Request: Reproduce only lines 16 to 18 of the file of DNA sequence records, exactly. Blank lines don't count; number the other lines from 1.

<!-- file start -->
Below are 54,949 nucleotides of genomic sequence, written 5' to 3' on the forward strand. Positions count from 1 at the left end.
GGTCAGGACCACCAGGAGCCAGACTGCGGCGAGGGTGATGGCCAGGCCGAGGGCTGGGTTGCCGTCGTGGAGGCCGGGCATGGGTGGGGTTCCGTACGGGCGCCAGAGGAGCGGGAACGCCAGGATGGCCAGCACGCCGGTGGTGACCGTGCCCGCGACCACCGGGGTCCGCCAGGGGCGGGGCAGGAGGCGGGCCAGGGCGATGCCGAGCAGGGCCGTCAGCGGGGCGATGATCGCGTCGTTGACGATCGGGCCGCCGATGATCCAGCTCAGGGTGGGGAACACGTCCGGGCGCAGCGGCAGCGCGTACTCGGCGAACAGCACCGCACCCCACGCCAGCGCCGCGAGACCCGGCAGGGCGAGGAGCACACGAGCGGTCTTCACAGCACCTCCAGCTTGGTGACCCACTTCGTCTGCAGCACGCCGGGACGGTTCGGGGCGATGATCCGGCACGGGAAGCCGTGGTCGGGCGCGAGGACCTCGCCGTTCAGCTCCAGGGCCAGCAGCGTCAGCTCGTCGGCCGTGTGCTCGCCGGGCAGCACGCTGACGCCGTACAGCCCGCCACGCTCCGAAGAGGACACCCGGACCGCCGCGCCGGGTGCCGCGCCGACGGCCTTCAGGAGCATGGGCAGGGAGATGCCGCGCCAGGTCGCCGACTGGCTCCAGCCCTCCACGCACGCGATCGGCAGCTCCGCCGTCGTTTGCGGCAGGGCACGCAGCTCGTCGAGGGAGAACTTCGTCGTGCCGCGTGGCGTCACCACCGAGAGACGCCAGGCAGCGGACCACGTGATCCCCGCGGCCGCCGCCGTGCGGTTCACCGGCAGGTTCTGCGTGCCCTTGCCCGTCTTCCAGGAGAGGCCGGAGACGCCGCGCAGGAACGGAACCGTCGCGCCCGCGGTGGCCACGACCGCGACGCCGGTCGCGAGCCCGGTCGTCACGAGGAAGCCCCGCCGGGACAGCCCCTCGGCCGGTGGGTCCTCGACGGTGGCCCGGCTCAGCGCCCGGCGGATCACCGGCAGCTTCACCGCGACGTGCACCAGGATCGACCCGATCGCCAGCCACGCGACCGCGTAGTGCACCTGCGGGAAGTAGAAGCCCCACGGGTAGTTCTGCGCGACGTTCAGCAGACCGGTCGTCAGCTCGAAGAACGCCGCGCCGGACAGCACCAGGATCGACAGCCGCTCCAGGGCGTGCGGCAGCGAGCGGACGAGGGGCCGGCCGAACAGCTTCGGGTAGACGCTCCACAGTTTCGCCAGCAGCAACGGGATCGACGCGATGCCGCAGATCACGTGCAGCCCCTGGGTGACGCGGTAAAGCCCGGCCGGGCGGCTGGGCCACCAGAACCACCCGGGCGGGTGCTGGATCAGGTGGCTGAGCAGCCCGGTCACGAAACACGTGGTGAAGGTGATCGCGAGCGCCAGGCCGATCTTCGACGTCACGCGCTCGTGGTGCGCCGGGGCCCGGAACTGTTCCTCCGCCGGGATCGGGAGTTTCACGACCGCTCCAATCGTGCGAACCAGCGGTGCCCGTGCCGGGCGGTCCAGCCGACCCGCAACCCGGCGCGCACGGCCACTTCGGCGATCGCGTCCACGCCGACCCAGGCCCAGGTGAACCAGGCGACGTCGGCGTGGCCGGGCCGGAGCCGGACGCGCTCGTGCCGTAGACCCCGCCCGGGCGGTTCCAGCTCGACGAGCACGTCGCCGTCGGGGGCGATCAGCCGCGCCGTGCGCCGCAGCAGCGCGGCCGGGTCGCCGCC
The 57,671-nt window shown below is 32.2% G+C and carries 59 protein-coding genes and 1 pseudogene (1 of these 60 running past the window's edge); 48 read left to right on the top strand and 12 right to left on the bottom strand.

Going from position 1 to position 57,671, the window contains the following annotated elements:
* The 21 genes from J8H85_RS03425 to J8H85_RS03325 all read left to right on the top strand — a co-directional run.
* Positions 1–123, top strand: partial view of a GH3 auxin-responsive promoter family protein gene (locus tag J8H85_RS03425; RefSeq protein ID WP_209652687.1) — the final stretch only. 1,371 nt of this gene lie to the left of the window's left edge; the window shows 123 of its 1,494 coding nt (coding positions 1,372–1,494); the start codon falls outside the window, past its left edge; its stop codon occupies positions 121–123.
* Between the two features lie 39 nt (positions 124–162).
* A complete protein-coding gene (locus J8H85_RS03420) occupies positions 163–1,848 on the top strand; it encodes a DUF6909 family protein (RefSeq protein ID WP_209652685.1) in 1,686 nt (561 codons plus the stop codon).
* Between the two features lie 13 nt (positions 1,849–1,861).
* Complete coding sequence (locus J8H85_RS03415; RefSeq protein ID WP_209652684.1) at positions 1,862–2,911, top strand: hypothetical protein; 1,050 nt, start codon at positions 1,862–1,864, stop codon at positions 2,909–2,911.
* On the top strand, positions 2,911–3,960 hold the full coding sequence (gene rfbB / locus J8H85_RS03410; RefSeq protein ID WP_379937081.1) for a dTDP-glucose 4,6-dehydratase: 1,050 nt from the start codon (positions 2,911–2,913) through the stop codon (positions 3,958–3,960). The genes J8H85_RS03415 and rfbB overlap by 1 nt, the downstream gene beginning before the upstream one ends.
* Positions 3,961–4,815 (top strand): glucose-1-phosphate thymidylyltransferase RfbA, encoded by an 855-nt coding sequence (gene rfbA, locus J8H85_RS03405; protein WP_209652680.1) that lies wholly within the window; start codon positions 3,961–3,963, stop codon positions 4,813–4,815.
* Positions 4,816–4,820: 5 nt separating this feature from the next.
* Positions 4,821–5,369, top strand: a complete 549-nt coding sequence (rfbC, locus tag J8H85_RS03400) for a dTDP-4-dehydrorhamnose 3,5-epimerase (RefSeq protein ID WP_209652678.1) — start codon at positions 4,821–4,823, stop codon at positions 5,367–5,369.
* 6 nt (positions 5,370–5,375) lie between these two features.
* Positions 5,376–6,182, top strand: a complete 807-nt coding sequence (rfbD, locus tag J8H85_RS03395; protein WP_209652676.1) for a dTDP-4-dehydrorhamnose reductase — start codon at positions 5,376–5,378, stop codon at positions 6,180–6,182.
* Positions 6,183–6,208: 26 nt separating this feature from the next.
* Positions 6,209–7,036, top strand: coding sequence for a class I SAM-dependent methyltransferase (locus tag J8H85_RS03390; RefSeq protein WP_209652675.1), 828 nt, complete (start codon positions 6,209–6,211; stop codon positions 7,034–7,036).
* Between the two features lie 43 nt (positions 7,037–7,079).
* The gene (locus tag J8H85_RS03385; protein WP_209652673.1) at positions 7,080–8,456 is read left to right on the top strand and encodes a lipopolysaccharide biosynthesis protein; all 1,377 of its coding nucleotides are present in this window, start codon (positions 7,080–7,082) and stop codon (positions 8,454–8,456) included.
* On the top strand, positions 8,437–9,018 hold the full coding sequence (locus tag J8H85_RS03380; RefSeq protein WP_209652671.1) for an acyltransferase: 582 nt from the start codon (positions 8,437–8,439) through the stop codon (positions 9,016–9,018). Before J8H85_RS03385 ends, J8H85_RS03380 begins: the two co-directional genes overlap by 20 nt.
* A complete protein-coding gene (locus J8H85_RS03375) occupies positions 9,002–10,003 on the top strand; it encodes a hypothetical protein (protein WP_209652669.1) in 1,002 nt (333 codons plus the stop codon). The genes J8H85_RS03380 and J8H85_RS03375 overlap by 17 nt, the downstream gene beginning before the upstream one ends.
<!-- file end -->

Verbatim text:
* Positions 5,376–6,182, top strand: a complete 807-nt coding sequence (rfbD, locus tag J8H85_RS03395; protein WP_209652676.1) for a dTDP-4-dehydrorhamnose reductase — start codon at positions 5,376–5,378, stop codon at positions 6,180–6,182.
* Positions 6,183–6,208: 26 nt separating this feature from the next.
* Positions 6,209–7,036, top strand: coding sequence for a class I SAM-dependent methyltransferase (locus tag J8H85_RS03390; RefSeq protein WP_209652675.1), 828 nt, complete (start codon positions 6,209–6,211; stop codon positions 7,034–7,036).